The economy may lag behind the rosiest of expectations for a roaring 20s, but Lerner’s focus is the fact that slower expansion is still not a recession, and stocks rise 85% of the time during times of economic expansion. Stocks are highly valued, but he noted that the S&P 500’s price-to-earnings ratio hasn’t hit new highs this year despite the overall market.
“Valuations are still high, so we don’t expect strong price-earnings expansion and then earnings growth so stocks can’t grow at the same pace.” However, he added that analysts underestimated earnings power overall after the pandemic crashed.
This is what happens after recessions, it happened after 2009, he said: estimates are trimmed too far and corporate profits come back faster than expected as companies cut costs and focus on efficiency. If the economy is fragile now, it is in the midst of a strong rebound from lows and GDP that are driving more sales and more of those sales flowing into the bottom line. “And that’s why we have record corporate profits,” said Lerner.
One of the factors that should worry investors is the slowdown in growth. After being positive for over a year, the Economic Surprise Index has turned negative. “And deeply negative,” said Lerner. This is an indication that after a year where investors and economists underestimated strength and the numbers beat estimates, now with Covid concerns and an economic slowdown, the data was surprisingly down.
But that’s not a red alert. “It just means, from our point of view, that things have caught up with expectations. But that’s a slowdown. We’re seeing a climax, but it will stabilize,” said Lerner.
Exceeding peak growth does not mean weak growth, and relative opportunities in the market remain more of a focus than the cheapest asset. “There is no such thing as ‘cheapest good’ today,” he said.
The technology-oriented S&P 500 has internal problems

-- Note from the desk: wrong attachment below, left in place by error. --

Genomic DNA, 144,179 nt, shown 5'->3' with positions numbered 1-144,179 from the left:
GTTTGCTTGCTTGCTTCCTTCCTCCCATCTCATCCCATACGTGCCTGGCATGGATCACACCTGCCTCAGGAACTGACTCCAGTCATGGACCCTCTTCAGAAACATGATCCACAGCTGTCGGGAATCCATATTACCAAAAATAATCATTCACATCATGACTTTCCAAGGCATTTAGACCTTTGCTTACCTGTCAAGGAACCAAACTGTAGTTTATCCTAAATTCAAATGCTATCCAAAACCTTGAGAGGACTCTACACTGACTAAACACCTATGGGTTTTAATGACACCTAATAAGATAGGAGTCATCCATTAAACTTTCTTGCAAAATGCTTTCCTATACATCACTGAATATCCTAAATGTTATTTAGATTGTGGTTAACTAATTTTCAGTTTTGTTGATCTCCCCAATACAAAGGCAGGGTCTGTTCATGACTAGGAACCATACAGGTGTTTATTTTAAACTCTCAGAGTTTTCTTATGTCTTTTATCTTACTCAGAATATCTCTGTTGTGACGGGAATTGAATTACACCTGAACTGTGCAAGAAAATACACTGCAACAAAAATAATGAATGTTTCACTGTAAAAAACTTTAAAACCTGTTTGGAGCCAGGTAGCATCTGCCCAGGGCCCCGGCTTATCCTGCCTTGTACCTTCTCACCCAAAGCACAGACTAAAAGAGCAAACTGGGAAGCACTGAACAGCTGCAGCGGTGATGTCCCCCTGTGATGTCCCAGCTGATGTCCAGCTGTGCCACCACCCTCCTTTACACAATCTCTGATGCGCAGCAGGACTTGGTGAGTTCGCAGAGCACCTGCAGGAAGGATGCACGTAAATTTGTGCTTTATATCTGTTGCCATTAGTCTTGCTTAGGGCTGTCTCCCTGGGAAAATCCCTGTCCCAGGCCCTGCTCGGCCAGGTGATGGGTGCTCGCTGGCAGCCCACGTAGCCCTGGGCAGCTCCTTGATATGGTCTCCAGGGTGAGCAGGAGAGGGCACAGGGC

He sees relative opportunities within the S&P 500. The S&P 500 overall wasn’t as strong as its highly weighted tech stocks in the final leg up to the recent highs. The S&P 500 Equal Weight Index is up less than 3% since last May as mega-cap tech stocks took the lead. That was a reversal from early 2021 when inflation trading caused the cyclicals to outperform the mega-caps. And it means that stock prices have undergone major corrections as the stock market set new records.
The money hasn’t left the market that much, but has flowed back into the huge balance sheet, cash flow cows in technology that can continue to perform even in a slower economy. This is a sign that investors have become a bit more defensive even within the S&P 500. But it also means that the returns in the S&P 500 can expand if the current carousel of worries does not lead to a sustained negative trend reversal in stock sentiment, known as Lerner.
“Internal rotation is healthy,” he said. “We’d rely a little on a balance between the two. It is not so clear that investors should be exclusively cyclical or growth oriented. … expectations have been severely set back, so a little good news can go a long way. “
The rate of earnings growth is likely to peak soon, and Lerner says the next year will have much more difficult earnings calculations than after a pandemic-induced economic standstill. But peak earnings growth is not the same as peak earnings. “The trajectory is higher,” he said. And instead of trying to pinpoint spike profits, he continues to focus on whether or not the earnings estimate revisions may turn negative, and sees no symptom or pattern in this market.
“When we have earnings growth that is peaking and at a peak in Fed accommodation and we cannot achieve a better fiscal environment, it all indicates that the trend is higher, but with moderation, and that turns into volatility and some bigger wins and opportunities. “Below the surface instead of the headline index.”
That might be a gut check for investors driving the market higher overall, and this is evidence of last week’s sales, but Lerner advises every investor to remember what famous Fidelity Magellan fund manager Peter Lynch once said : “Investors who tried to anticipate corrections have lost far more money than they have lost in the corrections themselves.”